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Constantinople and the scenery of the seven churches of Asia Minor
Page 43
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Allom, Thomas. Constantinople and the scenery of the seven churches of Asia Minor - Page 43. 1838. Kenneth Franzheim II Rare Books Room, William R. Jenkins Architecture and Art Library, University of Houston Libraries. University of Houston Digital Library. Web. February 22, 2020. https://digital.lib.uh.edu/collection/exotic/item/1996/show/1907.

Disclaimer: This is a general citation for reference purposes. Please consult the most recent edition of your style manual for the proper formatting of the type of source you are citing. If the date given in the citation does not match the date on the digital item, use the more accurate date below the digital item.

Allom, Thomas. (1838). Constantinople and the scenery of the seven churches of Asia Minor - Page 43. Exotic Impressions, Views of Foreign Lands. Kenneth Franzheim II Rare Books Room, William R. Jenkins Architecture and Art Library, University of Houston Libraries. Retrieved from https://digital.lib.uh.edu/collection/exotic/item/1996/show/1907

Disclaimer: This is a general citation for reference purposes. Please consult the most recent edition of your style manual for the proper formatting of the type of source you are citing. If the date given in the citation does not match the date on the digital item, use the more accurate date below the digital item.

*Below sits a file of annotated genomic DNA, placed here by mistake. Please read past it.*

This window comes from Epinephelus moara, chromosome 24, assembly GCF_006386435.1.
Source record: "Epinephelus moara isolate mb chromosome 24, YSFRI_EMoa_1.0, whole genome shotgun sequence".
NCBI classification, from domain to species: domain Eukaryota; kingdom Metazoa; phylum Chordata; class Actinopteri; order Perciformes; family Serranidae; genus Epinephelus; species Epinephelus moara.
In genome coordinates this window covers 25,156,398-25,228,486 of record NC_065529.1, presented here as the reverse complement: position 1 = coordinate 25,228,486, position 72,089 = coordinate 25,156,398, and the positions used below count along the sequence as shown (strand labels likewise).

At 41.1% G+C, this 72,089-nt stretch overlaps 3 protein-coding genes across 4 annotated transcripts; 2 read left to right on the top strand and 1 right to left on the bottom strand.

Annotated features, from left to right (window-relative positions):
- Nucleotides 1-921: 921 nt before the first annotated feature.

Allom, Thomas, Constantinople and the scenery of the seven churches of Asia Minor - Page 43, 1838, Exotic Impressions, Views of Foreign Lands, Kenneth Franzheim II Rare Books Room, William R. Jenkins Architecture and Art Library, University of Houston Libraries, accessed February 22, 2020, https://digital.lib.uh.edu/collection/exotic/item/1996/show/1907.

Disclaimer: This is a general citation for reference purposes. Please consult the most recent edition of your style manual for the proper formatting of the type of source you are citing. If the date given in the citation does not match the date on the digital item, use the more accurate date below the digital item.

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Compound Item Description
Title Constantinople and the scenery of the seven churches of Asia Minor
Creator (LCNAF)
  • Allom, Thomas
Contributor (Local)
  • Walsh, Robert
Publisher Fisher, Son, & Co.
Date 1838
Subject.Topical (LCSH)
  • History
Subject.Geographic (TGN)
  • Istanbul, Turkey
Genre (AAT)
  • books
  • plates (illustrations)
  • maps (documents)
Language English
Type (DCMI)
  • Text
Original Item Extent 92 plates
Original Item Location DR 427 .A44
Original Item URL http://library.uh.edu/record=b1817693~S11
Digital Collection Exotic Impressions: Views of Foreign Lands
Digital Collection URL http://digital.lib.uh.edu/collection/exotic
Repository Kenneth Franzheim II Rare Books Room, William R. Jenkins Architecture and Art Library, University of Houston Libraries
Repository URL http://info.lib.uh.edu/about/campus-libraries-collections/william-r-jenkins-architecture-art-library